Concert Review: THE RED MICROPHONE performing protest jazz music

Date: February 5, 2013
Venue: Shapeshifter (NY)

Text by Dawoud Kringle

On a cold winter night in Brooklyn,THE RED MICROPHONE brought its special brand of new revolutionary jazz & poetry to Shapeshifter Lab. Red Microphone consisted of John Pietaro (vibraphone, percussion), Nicolas Letman-Burtinovic (bass), Rocco John Iacovone (saxophones), and New York mainstay and master musician Ras Moshe (saxophones, flute, percussion). For the first set, Italian poet Erika Dagnino joined the group.

The vibes started with mysterious chords, saxophones answered. A conversation began between instruments. Poetry insinuated itself into
the music, its hardened sophistication daring you to listen. Instruments made comments, affirmations, and suggestions. At one point, the bass took center of music, then Ras took over, and his dialogue was joined by soprano sax. Suddenly, the poetry morphed from Italian into English, delivered in dramatic smoldering passion, underscored by Erika’s thick Italian accent.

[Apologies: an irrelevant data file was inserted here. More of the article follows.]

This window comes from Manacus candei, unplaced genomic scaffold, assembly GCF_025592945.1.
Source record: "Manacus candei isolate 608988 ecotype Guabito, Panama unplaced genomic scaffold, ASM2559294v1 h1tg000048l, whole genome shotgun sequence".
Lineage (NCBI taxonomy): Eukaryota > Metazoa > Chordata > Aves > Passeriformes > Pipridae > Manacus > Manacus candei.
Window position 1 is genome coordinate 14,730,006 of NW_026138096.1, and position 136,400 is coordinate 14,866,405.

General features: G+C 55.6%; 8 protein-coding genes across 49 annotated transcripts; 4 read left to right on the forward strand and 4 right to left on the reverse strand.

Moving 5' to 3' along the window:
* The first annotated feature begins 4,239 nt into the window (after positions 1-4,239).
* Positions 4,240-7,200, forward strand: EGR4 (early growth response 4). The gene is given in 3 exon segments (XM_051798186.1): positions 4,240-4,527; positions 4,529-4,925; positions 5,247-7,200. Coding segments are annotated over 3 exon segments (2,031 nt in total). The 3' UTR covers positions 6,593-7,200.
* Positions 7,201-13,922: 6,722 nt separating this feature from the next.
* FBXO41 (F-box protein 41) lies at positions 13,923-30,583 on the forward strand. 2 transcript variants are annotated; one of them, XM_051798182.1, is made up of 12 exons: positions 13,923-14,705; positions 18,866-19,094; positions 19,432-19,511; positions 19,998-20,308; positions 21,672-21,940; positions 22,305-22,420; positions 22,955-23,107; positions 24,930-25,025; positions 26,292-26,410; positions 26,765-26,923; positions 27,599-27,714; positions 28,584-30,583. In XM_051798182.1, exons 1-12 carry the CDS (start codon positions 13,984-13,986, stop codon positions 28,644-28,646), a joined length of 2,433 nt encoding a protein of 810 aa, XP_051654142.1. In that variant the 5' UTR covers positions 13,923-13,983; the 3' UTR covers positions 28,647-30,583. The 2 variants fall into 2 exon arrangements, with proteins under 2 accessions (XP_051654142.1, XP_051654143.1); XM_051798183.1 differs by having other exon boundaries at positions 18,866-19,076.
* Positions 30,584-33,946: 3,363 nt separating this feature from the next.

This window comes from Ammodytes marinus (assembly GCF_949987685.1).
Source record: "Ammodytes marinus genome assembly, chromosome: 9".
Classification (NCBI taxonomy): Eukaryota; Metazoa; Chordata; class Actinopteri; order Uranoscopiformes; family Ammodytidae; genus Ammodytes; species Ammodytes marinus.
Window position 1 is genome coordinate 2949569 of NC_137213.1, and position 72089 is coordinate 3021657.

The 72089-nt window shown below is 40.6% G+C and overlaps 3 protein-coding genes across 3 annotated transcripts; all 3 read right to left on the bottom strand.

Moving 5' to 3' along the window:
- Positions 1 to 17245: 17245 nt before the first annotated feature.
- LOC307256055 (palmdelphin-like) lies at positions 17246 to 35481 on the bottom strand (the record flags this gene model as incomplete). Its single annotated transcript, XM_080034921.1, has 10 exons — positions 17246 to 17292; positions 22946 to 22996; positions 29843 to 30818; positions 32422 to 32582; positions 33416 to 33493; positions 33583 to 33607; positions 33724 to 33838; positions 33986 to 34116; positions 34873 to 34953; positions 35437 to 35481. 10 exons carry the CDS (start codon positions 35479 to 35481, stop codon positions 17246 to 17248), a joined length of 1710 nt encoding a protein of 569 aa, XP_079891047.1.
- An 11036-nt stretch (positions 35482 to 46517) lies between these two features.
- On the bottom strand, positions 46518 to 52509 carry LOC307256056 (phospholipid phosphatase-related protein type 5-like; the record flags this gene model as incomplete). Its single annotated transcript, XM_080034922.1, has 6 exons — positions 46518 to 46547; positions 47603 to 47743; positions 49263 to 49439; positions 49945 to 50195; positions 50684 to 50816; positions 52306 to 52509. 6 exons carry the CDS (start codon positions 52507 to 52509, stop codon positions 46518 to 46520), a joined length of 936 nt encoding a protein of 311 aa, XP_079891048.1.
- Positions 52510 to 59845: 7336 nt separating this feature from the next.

The performance was a dramatic meditation on arcane philosophies and emotional catharsis. At times it was contemplative, at other times violent. But no matter how chaotic things got, the musicians were in perfect control. After the labyrinthine explorations the concert ended with a strange harmonic on the bass.

After a break, the group, (sans poetess) reconvened for the second set.

A flurry of melodies flew into the air, introducing the “Freedom Theme”, weave in and around each other. Then, the bass brought an osstinato to coalesce the chaos into a groove. As they progressed, the music changed into a variety if forms; but the grove was still there, even when it wasn’t. At one point, Ras took the lead; propelling the music into a celestial statement. He made way for John’s vibes, which reminded us of the groove while the bass and horns kept a quiet vigil. Then the song’s head reappeared, and they ended abruptly.

They continued with a jazz reworking of the ‘Internationale” the vibes setting the stage. The interpretation of the socialist anthem had an almost New Orleans sense of both somberness and playfulness. After a vibe solo, the vibes and bass fell away and the two horn players got into a fistfight, which ended in a mutual peace agreement, and the song drew to its conclusion.

They continued with a piece by “lost” composer Janet Barnes, “God Lives the Hungry Child” and with “Song of the United Front”. These socialist / leftist themes formed the basis of the set’s energy. The spoken word parts of the performance were very political. But the musical creativity and ingenuity were always a priority, and were never sacrificed for a political agenda.